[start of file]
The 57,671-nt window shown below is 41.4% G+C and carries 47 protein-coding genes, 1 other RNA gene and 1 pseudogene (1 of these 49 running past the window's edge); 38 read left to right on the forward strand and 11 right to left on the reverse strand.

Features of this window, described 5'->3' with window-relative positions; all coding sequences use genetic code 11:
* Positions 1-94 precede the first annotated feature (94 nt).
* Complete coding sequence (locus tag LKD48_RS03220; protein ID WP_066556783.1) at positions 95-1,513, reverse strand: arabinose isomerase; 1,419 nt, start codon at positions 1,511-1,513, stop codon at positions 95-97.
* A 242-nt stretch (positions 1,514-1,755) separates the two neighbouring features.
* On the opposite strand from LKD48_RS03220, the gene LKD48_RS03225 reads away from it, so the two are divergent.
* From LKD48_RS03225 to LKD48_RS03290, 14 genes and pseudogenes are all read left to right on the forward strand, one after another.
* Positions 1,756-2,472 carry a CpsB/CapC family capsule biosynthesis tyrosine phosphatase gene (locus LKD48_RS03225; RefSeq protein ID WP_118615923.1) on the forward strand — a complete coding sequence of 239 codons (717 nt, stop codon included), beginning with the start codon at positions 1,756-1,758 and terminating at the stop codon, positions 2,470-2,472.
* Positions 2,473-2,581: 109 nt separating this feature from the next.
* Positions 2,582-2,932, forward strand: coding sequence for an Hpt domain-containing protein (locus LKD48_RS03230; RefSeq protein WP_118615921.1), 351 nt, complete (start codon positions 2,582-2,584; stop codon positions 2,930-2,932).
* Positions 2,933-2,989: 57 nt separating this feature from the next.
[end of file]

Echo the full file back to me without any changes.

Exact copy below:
The 57,671-nt window shown below is 41.4% G+C and carries 47 protein-coding genes, 1 other RNA gene and 1 pseudogene (1 of these 49 running past the window's edge); 38 read left to right on the forward strand and 11 right to left on the reverse strand.

Features of this window, described 5'->3' with window-relative positions; all coding sequences use genetic code 11:
* Positions 1-94 precede the first annotated feature (94 nt).
* Complete coding sequence (locus tag LKD48_RS03220; protein ID WP_066556783.1) at positions 95-1,513, reverse strand: arabinose isomerase; 1,419 nt, start codon at positions 1,511-1,513, stop codon at positions 95-97.
* A 242-nt stretch (positions 1,514-1,755) separates the two neighbouring features.
* On the opposite strand from LKD48_RS03220, the gene LKD48_RS03225 reads away from it, so the two are divergent.
* From LKD48_RS03225 to LKD48_RS03290, 14 genes and pseudogenes are all read left to right on the forward strand, one after another.
* Positions 1,756-2,472 carry a CpsB/CapC family capsule biosynthesis tyrosine phosphatase gene (locus LKD48_RS03225; RefSeq protein ID WP_118615923.1) on the forward strand — a complete coding sequence of 239 codons (717 nt, stop codon included), beginning with the start codon at positions 1,756-1,758 and terminating at the stop codon, positions 2,470-2,472.
* Positions 2,473-2,581: 109 nt separating this feature from the next.
* Positions 2,582-2,932, forward strand: coding sequence for an Hpt domain-containing protein (locus LKD48_RS03230; RefSeq protein WP_118615921.1), 351 nt, complete (start codon positions 2,582-2,584; stop codon positions 2,930-2,932).
* Positions 2,933-2,989: 57 nt separating this feature from the next.